Standalone Tomcat with jBoss plus authentication against LDAP

There is a 2nd edition of this post: Standalone Tomcat with jBoss (2nd Edition)!
This tutorial desribes, how to install and configure a standalone Tomcat, so that a deployed webapp can authenticate against LDAP and connect to a jBoss passing the credentials in every call of an EJB via remote interface , so that the business application can authenticate against the same LDAP, too. The configuration of the jBoss seems to be a more common and better documented task and will be covered in another tutorial, which I will link here later, as soon as I have written it.

WARNING: Please don’t use this solution in a productive system, but for testing purpose only. The custom LdapExtLoginModule presented here exposes the credentials of all online users to all classes using the same class loader! I will add a blog post, as I find a solution for production systems.

The tutorial has been successfully tested with the following versions of third party libraries:

  • Tomcat 6.0.20
  • jBoss 5.0.1.GA

The following steps are sufficient advices  for the impatient reader, in order to run the tomcat standalone with a connection to jboss. A more detailed description about what is going on here can be found in using JAAS login modules from jboss in tomcat. Here are the instructions:

  • download tomcat:
  • decompress the file
  • edit $CATALINA_HOME/bin/
export JAVA_OPTS="$JAVA_OPTS$CATALINA_HOME/conf/jaas.config
  • We’re using JAAS for authentication. We declare two login modules. The ClientLoginModule builds the security context for EJB calls, so that the application server gets the credentials for authentication. The LdapExtLoginModule authenticates the user with LDAP and builds  the subject for Tomcat. In order to configure JAAS create/edit the file $CATALINA_HOME/conf/jaas.config:
someapp {
 // create security context for jboss required;
 // Login module for tomcat required
     //We use anonymous authentication to our LDAP here
     // Base DN, where we search our users
     // Our users log in via uid
     // Our roles are situated in the following subtree
     // A member of a group is identified/referenced by its full DN here
     // We assume flat roles
  • edit $CATALINA_HOME/conf/server.xml:
    • comment out all existing <Realm>-tags
    • add the following block:
<Realm className="org.apache.catalina.realm.JAASRealm"
  • Above we used a class called This class must be on the class path of tomcat and jboss ($CATALINA_HOME/lib and $JBOSS_SERVER_CONFIG_HOME/lib). Here is an implementation of the class:
public class LdapExtLoginModule
        extends {
 private String credential;
 private Principal identity;
 private static Map<string, Object> credentials = new HashMap<string, Object>();

 public static Object getCredential(String username) {
   return credentials.get(username);

 protected Group[] getRoleSets() throws LoginException {
     List<group> groups = new LinkedList<group>();
     Enumeration<? extends Principal> roles = super.getRoleSets()[0].members();
     while(roles.hasMoreElements()) {
     groups.add(new SimpleGroup(roles.nextElement().getName()));
   return groups.toArray(new Group[0]);

 public boolean login() throws LoginException {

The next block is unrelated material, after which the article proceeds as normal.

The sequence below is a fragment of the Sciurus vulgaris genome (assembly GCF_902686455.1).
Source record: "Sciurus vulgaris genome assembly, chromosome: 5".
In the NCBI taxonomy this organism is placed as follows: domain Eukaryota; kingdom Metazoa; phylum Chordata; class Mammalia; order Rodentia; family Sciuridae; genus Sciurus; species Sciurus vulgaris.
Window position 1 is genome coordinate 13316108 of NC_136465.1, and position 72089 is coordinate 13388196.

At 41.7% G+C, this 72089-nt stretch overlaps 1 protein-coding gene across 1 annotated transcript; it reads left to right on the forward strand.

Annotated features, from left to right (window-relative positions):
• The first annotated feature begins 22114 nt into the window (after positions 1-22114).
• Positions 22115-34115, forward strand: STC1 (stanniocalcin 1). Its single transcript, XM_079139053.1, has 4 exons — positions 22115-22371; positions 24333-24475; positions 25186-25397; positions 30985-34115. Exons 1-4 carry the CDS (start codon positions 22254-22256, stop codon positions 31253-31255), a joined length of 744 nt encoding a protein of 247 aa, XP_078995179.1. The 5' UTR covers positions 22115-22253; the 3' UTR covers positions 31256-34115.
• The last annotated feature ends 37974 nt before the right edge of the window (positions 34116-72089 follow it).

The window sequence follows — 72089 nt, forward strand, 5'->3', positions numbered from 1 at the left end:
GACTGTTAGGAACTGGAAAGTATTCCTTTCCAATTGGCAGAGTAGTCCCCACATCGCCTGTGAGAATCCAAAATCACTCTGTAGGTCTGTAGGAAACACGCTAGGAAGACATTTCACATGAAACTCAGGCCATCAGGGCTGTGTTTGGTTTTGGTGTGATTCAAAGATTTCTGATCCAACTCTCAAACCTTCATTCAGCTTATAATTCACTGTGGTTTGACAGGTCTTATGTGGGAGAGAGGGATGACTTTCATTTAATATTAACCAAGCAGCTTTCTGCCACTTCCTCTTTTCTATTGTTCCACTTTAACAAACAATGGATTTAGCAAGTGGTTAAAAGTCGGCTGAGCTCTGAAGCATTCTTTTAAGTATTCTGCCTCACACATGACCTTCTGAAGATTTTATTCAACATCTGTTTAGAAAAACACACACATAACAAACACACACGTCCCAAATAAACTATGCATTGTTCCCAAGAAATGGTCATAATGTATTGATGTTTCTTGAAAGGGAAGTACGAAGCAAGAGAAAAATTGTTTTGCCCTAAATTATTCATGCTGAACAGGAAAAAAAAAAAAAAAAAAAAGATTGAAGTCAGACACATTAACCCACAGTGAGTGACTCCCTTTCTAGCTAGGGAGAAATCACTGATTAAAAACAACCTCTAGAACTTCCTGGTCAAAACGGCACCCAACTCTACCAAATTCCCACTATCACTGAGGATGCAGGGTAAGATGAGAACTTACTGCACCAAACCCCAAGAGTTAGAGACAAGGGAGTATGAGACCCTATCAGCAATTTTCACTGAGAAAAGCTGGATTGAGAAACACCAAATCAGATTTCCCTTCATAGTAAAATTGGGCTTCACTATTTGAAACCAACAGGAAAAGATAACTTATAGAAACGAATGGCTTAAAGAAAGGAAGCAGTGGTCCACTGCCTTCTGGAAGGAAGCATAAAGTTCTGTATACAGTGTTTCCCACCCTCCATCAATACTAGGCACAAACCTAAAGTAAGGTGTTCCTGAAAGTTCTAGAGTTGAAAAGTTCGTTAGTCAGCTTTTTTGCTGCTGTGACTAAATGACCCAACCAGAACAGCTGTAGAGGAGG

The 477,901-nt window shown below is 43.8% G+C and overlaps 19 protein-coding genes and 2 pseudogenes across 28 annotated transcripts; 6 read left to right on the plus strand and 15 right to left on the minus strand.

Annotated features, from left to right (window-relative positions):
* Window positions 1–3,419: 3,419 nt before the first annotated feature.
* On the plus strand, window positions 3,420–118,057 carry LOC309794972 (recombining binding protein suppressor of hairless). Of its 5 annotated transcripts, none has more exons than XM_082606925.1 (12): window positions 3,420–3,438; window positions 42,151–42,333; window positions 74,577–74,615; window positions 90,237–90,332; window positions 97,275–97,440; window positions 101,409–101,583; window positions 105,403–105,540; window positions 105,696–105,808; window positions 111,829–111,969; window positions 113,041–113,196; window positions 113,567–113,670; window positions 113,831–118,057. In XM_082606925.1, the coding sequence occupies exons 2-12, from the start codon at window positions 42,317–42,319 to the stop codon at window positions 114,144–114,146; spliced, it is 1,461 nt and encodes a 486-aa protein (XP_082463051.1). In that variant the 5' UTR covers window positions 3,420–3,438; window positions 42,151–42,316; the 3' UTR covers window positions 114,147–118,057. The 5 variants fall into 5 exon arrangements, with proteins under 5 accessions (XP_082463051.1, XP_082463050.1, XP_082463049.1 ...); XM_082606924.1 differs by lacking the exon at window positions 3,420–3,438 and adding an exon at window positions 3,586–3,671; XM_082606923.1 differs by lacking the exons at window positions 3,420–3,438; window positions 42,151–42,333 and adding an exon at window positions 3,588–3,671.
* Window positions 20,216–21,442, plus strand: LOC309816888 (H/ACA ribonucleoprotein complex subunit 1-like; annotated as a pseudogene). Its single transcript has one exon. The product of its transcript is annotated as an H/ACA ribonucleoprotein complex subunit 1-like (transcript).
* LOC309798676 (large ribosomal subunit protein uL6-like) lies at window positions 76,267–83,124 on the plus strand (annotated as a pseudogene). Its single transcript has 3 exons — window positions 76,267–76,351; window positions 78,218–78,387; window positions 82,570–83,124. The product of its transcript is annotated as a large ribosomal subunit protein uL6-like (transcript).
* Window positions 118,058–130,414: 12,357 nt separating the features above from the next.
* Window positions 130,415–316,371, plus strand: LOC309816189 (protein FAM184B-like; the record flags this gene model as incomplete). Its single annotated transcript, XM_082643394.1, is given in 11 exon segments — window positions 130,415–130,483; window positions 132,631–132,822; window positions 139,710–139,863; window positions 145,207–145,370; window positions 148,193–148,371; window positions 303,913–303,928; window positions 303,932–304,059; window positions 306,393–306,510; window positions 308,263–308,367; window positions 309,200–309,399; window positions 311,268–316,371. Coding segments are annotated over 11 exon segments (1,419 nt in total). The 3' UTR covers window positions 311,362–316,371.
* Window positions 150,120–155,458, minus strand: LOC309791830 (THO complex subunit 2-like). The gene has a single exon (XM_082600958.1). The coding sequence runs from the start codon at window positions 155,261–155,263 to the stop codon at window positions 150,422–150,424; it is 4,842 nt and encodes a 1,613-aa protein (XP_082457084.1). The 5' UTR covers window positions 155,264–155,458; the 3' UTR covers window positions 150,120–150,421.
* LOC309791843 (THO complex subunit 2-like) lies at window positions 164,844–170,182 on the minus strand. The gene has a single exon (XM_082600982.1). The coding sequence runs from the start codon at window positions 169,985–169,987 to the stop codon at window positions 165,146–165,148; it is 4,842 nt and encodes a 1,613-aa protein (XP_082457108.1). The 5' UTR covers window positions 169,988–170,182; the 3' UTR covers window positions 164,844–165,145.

// See if shared credentials exist
   if( super.login() == true ) {
     String[] info = getUsernameAndPassword();
     this.identity = new SimplePrincipal(info[0]);
     this.credential = info[1];
     return true;
   return false;

 public boolean commit() throws LoginException {
   // SecurityAssociationActions.setPrincipalInfo(identity, credential);
   boolean success = super.commit();
   if(success) {
     credentials.put(identity.getName(), credential);
   return success;

 public boolean logout() throws LoginException {
  • We can load a session bean in a servlet like this (the login has to be done at least once per request, because a new request might run in another thread, so a call to a session bean would be done with the user anonymous):
String user = httpRequest.getRemoteUser();
String credential = (String)LdapExtLoginModule.getCredential(user);
Properties env = new Properties();
env.setProperty(Context.INITIAL_CONTEXT_FACTORY, "");
env.setProperty(Context.SECURITY_PRINCIPAL, user);
env.setProperty(Context.SECURITY_CREDENTIALS, credential);
InitialContext ctx = new InitialContext(env);
MySessionBean sb = (MySessionBean)ctx.lookup("myapp/MySessionBean/remote");
  • In order to get everything running jbosssx.jar and jbossall-client.jar (part of the jboss package) has to be on the classpath. So get it and put it into the $CATALINA_HOME/lib folder.

5 thoughts to “Standalone Tomcat with jBoss plus authentication against LDAP”

  1. “Please don’t use this solution in a productive system,”

    HI… Did you wrotte a “productive simple” ? Where is the link ?

    1. I don’t have a solution for a productive system by now. But I’m working out a solution using REST-services to access a jboss from an external tomcat. I will write a concept post soon.

  2. Hi Jonny
    I realy didn’t undertands how standalone web container propagates JAAS autentication to ejb container !!!! I’ve read a lot of stuff and I realized that I must config and duplicate roles inside war and ejb xmls….and duplicate the specific way how this container will autenticate and authorized (XML, JDBC, LDAP etc….)
    I’m right ??
    Best Regards

  3. There is no propagation. The Login name and credential is stored in a static class member (of the login module) and later reused for a login during creation of the InitialContext initializing the connection to the JNDI of the jboss.

Leave a Reply

Your email address will not be published. Required fields are marked *